Although not immune to discrimination and abuse, Filipinos do not suffer as much as trafficked immigrants. Employers value them for their familiarity with English and their work ethic. They are also credited with revitalizing parishes that have suffered from the loss of native congregants.
But culture, language and race hinders their full assimilation into Italian society. Filipino children and youth brought to Italy tend to suffer the most. Emotional and identity issues confront them, and they can be vulnerable to risky behavior. Italian-born Filipinos have fewer problems integrating. They become in many ways, as Italian as any native Italian children, taking on many of their values, culture and habits. This can cause considerable conflicts with Filipino parents who consider Italian children and youth as too disrespectful to parents.
There are now nearly 70 Filipino community organizations all over Italy. Most are church based and often have close links with priests and chaplaincies that minister to their religious and counseling needs.
EMBASSY OF THE REPUBLIC OF THE PHILIPPINES
(With concurrent jurisdiction over ALBANIA and SAN MARINO)
PHILIPPINE PERMANENT REPRESENTATION TO INTERNATIONAL ORGANIZATIONS BASED IN ROME, ITALY
Viale delle Medaglie D’Oro 112-114
00136 Rome, Italy
Tel No. (+39)06-39746621 / Fax No. (+39) 06-39740872
Duty Officer: (+39) 328-6907613
The Embassy is open, except during Philippine and Italian holidays*, as follows: Monday, Tuesday, Wednesday, Friday–8:30 a.m. to 5:00 p.m. Thursday–8:00 a.m. to 5:00 p.m.
*Please check holiday listing link for more details.
APPLICANTS AND VISITORS ARE REQUESTED TO COME TO THE EMBASSY APPROPRIATELY ATTIRED
PHILIPPINE OVERSEAS LABOR OFFICE
Office of the Labor Attaché - (+39) 06 39746101
Office of the Welfare Officer - (+39) 06 39751751
SSS Representative - (+39) 06 39721505
PAG-IBIG Representative - (+39) 06 39740853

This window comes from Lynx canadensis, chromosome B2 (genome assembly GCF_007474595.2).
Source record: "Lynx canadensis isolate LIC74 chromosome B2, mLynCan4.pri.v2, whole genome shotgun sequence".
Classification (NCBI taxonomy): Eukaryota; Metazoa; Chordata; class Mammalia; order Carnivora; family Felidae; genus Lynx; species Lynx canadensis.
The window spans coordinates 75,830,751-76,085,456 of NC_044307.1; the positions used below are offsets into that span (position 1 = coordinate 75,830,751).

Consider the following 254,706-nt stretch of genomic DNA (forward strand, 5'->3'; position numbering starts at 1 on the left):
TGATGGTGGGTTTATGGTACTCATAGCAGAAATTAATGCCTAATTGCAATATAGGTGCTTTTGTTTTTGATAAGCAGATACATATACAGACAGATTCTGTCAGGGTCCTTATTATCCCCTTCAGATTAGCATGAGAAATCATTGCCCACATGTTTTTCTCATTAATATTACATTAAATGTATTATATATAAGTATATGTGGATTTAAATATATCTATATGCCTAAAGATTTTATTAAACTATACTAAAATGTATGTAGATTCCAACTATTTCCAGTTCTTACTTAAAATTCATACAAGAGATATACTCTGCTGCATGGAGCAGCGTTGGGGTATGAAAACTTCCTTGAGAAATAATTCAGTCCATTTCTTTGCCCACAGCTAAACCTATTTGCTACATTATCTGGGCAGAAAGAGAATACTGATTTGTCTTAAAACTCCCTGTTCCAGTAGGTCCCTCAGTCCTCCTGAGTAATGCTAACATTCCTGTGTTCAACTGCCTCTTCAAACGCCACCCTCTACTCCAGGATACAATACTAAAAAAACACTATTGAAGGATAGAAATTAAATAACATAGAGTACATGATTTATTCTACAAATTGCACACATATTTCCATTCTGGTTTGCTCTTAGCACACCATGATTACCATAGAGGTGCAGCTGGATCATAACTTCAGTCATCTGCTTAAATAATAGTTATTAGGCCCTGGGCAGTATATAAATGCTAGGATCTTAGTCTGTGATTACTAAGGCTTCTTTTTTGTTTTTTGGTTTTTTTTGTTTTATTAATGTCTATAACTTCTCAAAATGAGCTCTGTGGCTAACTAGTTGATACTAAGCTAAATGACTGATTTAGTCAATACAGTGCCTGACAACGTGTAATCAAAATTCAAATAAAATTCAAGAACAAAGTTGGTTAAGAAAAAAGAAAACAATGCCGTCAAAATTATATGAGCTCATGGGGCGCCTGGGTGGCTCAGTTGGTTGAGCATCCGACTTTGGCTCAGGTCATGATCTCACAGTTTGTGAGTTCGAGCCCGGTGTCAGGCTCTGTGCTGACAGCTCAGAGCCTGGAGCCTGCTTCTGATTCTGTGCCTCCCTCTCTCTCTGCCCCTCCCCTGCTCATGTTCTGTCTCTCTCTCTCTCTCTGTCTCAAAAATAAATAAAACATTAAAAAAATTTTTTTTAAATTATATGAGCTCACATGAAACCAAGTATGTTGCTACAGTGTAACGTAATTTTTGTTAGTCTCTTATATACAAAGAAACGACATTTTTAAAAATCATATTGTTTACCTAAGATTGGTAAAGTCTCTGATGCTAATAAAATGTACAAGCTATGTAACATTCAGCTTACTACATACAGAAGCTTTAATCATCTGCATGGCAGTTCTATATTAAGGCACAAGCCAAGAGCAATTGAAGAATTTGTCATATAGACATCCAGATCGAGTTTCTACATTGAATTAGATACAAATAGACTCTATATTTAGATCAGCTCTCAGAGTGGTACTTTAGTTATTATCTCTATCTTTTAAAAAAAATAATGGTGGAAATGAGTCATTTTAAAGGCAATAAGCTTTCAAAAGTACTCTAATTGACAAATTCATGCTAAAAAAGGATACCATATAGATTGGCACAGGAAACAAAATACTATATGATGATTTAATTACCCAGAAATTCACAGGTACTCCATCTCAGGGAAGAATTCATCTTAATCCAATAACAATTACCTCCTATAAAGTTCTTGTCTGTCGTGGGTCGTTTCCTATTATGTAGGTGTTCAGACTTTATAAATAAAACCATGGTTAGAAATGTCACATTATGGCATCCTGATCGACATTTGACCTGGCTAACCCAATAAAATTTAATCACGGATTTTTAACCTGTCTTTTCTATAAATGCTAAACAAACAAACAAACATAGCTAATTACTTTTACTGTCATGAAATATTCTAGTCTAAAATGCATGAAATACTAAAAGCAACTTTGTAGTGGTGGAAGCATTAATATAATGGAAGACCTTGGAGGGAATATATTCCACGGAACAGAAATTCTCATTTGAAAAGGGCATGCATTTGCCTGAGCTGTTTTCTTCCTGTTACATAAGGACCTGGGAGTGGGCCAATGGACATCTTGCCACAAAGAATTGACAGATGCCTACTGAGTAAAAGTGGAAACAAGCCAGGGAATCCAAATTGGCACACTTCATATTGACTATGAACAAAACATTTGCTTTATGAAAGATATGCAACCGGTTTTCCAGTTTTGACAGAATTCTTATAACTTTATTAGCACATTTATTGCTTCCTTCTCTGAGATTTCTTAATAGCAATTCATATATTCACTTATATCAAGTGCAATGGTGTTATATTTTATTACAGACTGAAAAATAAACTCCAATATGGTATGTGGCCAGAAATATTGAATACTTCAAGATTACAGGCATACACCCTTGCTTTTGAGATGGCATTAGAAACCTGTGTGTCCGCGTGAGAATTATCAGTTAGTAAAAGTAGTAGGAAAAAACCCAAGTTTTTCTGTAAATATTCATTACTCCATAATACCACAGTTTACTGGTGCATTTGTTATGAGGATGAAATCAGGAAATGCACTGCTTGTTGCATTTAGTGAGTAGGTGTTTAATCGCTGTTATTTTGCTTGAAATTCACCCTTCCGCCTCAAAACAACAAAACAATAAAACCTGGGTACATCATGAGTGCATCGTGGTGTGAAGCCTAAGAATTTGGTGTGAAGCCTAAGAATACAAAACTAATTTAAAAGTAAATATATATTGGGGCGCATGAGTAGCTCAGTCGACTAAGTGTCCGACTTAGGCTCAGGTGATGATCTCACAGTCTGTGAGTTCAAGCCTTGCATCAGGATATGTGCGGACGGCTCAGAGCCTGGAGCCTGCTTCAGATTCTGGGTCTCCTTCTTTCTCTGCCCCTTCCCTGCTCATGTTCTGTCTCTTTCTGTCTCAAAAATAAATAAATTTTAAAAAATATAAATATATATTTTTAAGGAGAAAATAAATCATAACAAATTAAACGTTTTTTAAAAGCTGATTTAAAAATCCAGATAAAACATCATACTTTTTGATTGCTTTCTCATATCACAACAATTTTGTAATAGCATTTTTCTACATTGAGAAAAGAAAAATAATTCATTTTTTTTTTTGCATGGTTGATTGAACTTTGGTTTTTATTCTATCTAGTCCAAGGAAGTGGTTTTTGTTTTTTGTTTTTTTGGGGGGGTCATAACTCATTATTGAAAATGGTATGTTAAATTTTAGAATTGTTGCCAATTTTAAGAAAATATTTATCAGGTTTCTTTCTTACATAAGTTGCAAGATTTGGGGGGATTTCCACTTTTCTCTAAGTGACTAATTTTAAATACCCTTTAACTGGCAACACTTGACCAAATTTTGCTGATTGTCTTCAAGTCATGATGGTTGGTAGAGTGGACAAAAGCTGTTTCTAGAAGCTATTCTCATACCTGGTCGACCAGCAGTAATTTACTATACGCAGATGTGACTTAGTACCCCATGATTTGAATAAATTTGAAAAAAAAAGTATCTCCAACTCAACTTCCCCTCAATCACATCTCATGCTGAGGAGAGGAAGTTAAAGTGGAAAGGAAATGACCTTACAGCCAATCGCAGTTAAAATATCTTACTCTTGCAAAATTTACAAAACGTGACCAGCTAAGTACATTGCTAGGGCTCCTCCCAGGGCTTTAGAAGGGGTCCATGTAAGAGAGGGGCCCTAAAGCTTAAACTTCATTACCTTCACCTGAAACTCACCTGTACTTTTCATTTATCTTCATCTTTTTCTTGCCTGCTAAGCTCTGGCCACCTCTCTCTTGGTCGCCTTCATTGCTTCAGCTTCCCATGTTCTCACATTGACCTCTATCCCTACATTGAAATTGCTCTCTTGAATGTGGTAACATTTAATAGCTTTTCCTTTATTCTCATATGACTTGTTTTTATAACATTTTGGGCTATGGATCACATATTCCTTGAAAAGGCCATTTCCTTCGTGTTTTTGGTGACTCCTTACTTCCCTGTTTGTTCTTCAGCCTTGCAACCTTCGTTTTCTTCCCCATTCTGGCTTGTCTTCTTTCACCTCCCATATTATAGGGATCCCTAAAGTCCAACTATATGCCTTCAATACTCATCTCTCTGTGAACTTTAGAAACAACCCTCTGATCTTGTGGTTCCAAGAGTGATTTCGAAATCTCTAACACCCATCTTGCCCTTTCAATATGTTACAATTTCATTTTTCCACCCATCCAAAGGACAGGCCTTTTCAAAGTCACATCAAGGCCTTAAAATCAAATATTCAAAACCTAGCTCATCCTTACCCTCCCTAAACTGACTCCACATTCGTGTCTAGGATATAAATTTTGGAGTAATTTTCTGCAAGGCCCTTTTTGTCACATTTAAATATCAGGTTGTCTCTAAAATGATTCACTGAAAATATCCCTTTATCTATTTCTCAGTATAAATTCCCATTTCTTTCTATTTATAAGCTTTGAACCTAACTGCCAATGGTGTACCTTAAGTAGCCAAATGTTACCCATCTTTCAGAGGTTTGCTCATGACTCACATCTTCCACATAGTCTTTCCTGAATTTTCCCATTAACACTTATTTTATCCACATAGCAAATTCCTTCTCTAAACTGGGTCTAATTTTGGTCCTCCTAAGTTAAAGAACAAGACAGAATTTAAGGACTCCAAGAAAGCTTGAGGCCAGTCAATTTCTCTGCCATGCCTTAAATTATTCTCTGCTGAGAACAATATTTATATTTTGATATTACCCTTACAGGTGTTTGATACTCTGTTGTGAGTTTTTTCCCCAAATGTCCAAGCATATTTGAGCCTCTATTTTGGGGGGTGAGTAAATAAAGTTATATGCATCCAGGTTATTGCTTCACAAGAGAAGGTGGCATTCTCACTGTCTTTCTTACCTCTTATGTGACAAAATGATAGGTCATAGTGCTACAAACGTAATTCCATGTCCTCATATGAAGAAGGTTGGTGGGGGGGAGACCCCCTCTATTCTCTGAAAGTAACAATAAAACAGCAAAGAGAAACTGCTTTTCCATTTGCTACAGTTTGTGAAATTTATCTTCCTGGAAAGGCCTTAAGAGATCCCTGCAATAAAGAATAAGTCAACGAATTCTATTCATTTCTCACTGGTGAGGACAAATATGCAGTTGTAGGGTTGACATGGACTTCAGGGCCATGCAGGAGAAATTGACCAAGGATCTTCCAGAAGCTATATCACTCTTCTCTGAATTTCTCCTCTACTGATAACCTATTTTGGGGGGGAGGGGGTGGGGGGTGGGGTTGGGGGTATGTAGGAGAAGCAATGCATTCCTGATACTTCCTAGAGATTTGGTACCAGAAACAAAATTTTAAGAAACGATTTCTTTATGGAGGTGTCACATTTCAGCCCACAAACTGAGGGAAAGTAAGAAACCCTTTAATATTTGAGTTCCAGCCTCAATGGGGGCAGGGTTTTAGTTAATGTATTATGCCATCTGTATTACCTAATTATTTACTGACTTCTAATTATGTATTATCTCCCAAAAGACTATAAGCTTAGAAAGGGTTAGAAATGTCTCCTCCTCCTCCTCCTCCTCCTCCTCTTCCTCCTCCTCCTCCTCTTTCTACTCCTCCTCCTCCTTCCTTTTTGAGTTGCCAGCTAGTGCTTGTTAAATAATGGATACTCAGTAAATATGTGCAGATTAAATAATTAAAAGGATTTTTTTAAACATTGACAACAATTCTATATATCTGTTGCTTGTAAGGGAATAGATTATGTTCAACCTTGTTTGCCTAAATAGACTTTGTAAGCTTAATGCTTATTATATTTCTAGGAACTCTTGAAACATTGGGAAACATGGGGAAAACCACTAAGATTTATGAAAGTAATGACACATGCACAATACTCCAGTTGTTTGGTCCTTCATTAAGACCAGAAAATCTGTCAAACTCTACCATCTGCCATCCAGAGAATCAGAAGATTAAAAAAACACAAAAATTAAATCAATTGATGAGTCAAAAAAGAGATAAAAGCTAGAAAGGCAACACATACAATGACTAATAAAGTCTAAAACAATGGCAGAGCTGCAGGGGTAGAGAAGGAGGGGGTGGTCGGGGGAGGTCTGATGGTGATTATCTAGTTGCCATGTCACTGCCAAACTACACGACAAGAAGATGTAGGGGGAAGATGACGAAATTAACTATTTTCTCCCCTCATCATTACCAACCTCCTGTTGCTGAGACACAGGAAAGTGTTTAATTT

Tel. No. (+39) 06-39746621 EXT. 226
PHILIPPINE CONSULATE GENERAL MILAN, ITALY
Via Stromboli No. 1 20144 Milan
Tel. No. +39 02-43980383
Fax No. +39 02-43911229
PHILIPPINE HONORARY CONSULATE
(Consular Jurisdictions: Tuscany, Umbria, Marche and Emilia Romagna)
Via Cosimo Ridolfi n.2
Tel. (+39) 055-4628848
Fax (+39) 055-4624864
The Philippine Honorary Consulate in Florence is open Mondays/Thursdays from 10.00-12.30 a.m. and 2.30-5.00 p.m., Tuesdays/Wednesdays/Fridays from 10.00-12.30 a.m., except during Philippine and Italian holidays.
PHILIPPINE HONORARY CONSULATE
(Consular Jurisdictions: Reggio Calabria, Cosenza, Catanzaro, Vibo Valenzia, Crotone and Messina)
Via Galileo Galilei, 7 (Ground Floor)
89129 Reggio Calabria
Tel. (+39) 0965-28327
Fax (+39) 0965-893611
The Philippine Honorary Consulate in Reggio Calabria is open Mondays to Fridays from 10:00 a.m. to 12:00 noon and from 3:00 p.m. to 5:00 p.m., except during Philippine and Italian holidays.
VIRGILIO A. REYES, JR.
Ambassador Extraordinary and Plenipotentiary
Permanent Representative to the UN Agencies in Rome
GRACE T. CRUZ-FABELLA
First Secretary and Consul General (Bilateral & Political)
LEILA C. LORA-SANTOS
First Secretary and Consul (Multilateral & Economic)
JARIE R. OSIAS
Third Secretary and Vice Consul (Administrative)